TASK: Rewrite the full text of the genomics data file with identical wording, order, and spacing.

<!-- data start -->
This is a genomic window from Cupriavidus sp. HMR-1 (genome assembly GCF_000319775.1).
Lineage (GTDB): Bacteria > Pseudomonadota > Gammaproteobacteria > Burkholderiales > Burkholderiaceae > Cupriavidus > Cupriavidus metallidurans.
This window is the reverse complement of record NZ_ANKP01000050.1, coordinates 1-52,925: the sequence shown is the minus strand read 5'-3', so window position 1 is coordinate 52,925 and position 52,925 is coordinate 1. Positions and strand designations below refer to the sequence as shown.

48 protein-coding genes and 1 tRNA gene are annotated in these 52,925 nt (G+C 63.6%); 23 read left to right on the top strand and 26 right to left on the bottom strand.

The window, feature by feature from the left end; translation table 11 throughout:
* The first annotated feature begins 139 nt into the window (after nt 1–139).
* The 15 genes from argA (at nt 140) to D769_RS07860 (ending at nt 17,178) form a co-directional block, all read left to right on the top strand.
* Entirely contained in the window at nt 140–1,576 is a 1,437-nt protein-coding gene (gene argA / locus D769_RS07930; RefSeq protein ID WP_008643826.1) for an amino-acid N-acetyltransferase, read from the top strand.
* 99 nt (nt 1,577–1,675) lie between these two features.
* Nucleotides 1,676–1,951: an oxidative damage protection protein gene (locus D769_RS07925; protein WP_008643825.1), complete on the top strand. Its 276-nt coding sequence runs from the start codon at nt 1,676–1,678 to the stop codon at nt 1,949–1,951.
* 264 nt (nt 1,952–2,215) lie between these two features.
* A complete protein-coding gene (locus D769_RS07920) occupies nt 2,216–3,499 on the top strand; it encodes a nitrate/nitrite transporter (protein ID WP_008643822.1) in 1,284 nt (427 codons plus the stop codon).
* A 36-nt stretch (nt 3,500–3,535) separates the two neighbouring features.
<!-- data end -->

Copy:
This is a genomic window from Cupriavidus sp. HMR-1 (genome assembly GCF_000319775.1).
Lineage (GTDB): Bacteria > Pseudomonadota > Gammaproteobacteria > Burkholderiales > Burkholderiaceae > Cupriavidus > Cupriavidus metallidurans.
This window is the reverse complement of record NZ_ANKP01000050.1, coordinates 1-52,925: the sequence shown is the minus strand read 5'-3', so window position 1 is coordinate 52,925 and position 52,925 is coordinate 1. Positions and strand designations below refer to the sequence as shown.

48 protein-coding genes and 1 tRNA gene are annotated in these 52,925 nt (G+C 63.6%); 23 read left to right on the top strand and 26 right to left on the bottom strand.

The window, feature by feature from the left end; translation table 11 throughout:
* The first annotated feature begins 139 nt into the window (after nt 1–139).
* The 15 genes from argA (at nt 140) to D769_RS07860 (ending at nt 17,178) form a co-directional block, all read left to right on the top strand.
* Entirely contained in the window at nt 140–1,576 is a 1,437-nt protein-coding gene (gene argA / locus D769_RS07930; RefSeq protein ID WP_008643826.1) for an amino-acid N-acetyltransferase, read from the top strand.
* 99 nt (nt 1,577–1,675) lie between these two features.
* Nucleotides 1,676–1,951: an oxidative damage protection protein gene (locus D769_RS07925; protein WP_008643825.1), complete on the top strand. Its 276-nt coding sequence runs from the start codon at nt 1,676–1,678 to the stop codon at nt 1,949–1,951.
* 264 nt (nt 1,952–2,215) lie between these two features.
* A complete protein-coding gene (locus D769_RS07920) occupies nt 2,216–3,499 on the top strand; it encodes a nitrate/nitrite transporter (protein ID WP_008643822.1) in 1,284 nt (427 codons plus the stop codon).
* A 36-nt stretch (nt 3,500–3,535) separates the two neighbouring features.